Wednesday, 30 March 2011


Beykoz Doga College Forest of the Bosphorus has always been a location to spark the imagination, and in ancient times was a place of sacrifice. Blood was spilt to petition Zeus and Poseidon for a safe journey across the treacherous Black Sea, without which no one would venture into those stormy waters.
The first historic people to settle the upper-Bosphorus were Thracians and Greeks and the ancient name for the area was Amikos or Amnicus, named after a Thracian king. However, the area has changed hands many times since. As well as being one of the most strategically important crossing points in history, the Bosphorus itself has always been rich in fish and opportunities for plundering the even richer communities around the Marmara, and Beykoz has been settled by wave on wave of invaders from around and beyond the Black Sea: Thracians, Bithynians, Persians, Greeks, Romans, Byzantines and finally Turks.
In the Ottoman period, the land behind Beykoz was open country and forest used for hunting and an escape from the city by the Sultans and their court. The hunting lodge at Küçüksu, and the fountains and mosques that decorate the villages along the coast date from this era. The name Beykoz was established at this time and appears to derives from Bey (meaning prince, lord or gentleman) and Koz (the Persian word for village). (Koz is also a word for a type of walnut, another possible etymology).
Under Turkish control the straits have retained their strategic value; indeed British troops assembled in Beykoz on their way to fight in the Crimea in 1854.
Later attempts were made to bring industry to the area, most importantly the glassworks at Paşabahçe, which began as small workshops in the 17th century and by the 18th and 19th centuries were a well-established factory making the ornate spiral-designed or semi-opaque white glassware known to collectors worldwide as 'Beykoz-ware'. A well-known shoe factory was later built, now both glass and shoe factories are closed.
On the hillsides above the Bosphorus Beykoz has always suffered from uncontrolled development and large areas above the Bosphorus are covered in illegal housing, where migrants have come to live and work in the glass and other industries. Areas like Çubuklu and Paşabahçe are continually struggling to put in infrastructure to keep up with the housing being built illegally or semi-legally. Due to this incoming industrial workforce Beykoz has had a working-class character unseen behind the luxury of the Bosphorus waterfront. Schooling is somewhat of a problem and it is common to see children from the Beykoz area going to school by boat to the European side.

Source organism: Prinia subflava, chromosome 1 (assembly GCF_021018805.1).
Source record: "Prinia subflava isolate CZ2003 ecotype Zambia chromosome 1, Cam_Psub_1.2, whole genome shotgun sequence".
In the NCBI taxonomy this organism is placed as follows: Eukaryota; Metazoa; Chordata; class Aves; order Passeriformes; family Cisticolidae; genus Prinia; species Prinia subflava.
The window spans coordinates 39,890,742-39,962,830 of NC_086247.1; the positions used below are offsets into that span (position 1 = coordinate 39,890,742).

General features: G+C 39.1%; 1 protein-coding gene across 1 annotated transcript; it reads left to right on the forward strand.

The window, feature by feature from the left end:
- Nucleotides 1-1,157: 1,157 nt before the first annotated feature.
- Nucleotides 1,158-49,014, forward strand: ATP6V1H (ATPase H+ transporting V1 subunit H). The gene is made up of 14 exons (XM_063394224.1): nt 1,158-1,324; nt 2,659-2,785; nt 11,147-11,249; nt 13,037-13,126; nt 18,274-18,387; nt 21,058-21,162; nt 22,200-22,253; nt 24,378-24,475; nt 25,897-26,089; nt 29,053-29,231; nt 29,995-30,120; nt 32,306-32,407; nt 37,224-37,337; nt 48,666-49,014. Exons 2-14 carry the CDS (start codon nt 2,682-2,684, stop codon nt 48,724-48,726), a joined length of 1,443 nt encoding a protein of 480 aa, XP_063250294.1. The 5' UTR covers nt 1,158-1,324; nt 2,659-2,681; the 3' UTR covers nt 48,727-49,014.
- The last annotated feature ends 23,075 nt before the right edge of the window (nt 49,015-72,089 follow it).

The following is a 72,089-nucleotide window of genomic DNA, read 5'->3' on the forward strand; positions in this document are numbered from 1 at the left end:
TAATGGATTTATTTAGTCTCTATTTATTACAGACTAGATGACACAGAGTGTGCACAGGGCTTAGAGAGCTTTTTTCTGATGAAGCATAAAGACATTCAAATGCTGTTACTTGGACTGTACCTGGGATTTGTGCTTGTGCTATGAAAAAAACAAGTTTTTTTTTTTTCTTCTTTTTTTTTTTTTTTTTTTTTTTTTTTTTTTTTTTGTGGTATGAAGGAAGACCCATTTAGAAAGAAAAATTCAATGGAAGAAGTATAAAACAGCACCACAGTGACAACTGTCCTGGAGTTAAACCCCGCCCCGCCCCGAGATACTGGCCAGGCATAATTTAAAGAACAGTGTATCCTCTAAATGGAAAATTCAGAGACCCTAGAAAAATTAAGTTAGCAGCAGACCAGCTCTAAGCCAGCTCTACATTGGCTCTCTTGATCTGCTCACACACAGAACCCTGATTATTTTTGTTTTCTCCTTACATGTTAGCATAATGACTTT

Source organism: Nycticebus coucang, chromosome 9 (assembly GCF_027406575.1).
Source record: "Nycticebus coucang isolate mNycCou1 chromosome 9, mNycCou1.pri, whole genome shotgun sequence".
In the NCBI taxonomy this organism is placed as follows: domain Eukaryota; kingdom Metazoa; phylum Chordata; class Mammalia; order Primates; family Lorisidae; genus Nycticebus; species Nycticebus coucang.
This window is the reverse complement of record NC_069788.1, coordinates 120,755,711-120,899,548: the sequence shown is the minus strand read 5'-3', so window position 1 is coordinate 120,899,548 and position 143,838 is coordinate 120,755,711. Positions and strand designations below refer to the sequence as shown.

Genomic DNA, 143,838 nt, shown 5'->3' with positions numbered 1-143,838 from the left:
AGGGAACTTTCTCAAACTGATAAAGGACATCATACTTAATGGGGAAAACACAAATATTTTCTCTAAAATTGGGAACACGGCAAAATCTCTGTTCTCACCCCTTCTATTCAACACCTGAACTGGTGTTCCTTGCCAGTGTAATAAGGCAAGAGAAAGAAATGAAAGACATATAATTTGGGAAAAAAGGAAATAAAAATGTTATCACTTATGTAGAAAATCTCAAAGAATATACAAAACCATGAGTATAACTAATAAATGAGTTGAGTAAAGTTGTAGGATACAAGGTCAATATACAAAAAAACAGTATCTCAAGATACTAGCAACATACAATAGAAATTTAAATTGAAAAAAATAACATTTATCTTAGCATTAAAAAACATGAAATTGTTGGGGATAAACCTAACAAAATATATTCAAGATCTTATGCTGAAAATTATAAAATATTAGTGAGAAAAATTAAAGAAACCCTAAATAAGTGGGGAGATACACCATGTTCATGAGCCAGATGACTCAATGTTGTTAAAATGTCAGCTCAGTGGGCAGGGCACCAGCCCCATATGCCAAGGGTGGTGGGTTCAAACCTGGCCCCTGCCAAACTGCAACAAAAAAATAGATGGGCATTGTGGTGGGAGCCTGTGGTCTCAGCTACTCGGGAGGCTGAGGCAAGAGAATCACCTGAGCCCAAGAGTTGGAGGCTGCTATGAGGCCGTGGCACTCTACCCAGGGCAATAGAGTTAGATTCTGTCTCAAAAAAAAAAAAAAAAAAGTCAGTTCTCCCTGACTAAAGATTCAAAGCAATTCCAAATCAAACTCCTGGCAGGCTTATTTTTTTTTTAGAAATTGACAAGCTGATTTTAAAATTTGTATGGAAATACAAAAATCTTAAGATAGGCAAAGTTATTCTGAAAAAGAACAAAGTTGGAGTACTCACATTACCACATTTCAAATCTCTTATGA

Now the illegal building is happening in the forests further back from the sea, particularly in the areas of Çavuşbaşı and Elmalı. This countryside is scattered with little villages, all of which are expanding now more roads are being put through.
Not all the new housing is scrappy, and Beykoz holds some of the most luxurious new development in the Istanbul area, the villa estates of Acarkent and Beykoz Konaklar, home to filmstars, members of parliament and other Istanbul glitterati. How attractive these places are and how cultured and respectable the residents are matters of some debate. The Bosphorus has historically been teeming with fish, and Beykoz does have a small fishing community (although the main fishing fleet is based in Istanbul itself). The fish restaurants at Anadolu Kavağı in particular have sprung up to serve day trippers from the Bosphorus tours by ferryboat.

Sunday, 20 March 2011

Our expedition in Rodna Mountains National Park

Rodnei is the highest massif in the Eastern Carpathians (Pietrosu Rodnei Peak- 2.303 meters). Its main ridge (50 kilometers long, 3-40 km wide) offers you a splendid panorama of all the surrounding mountains. Volcanicmountain, it has some glacial lakes like Lala and some caves, the most notable one is "Izvorul Tausoarelor", the deepest cave in Romania, and the second in Europe, going about 479 meters beneath the surface and "Jgheabul lui Zalion", 242 meters deep. Some protected species of flora and fauna can be observed here: edelweiss, chamois, marmot, lynx etc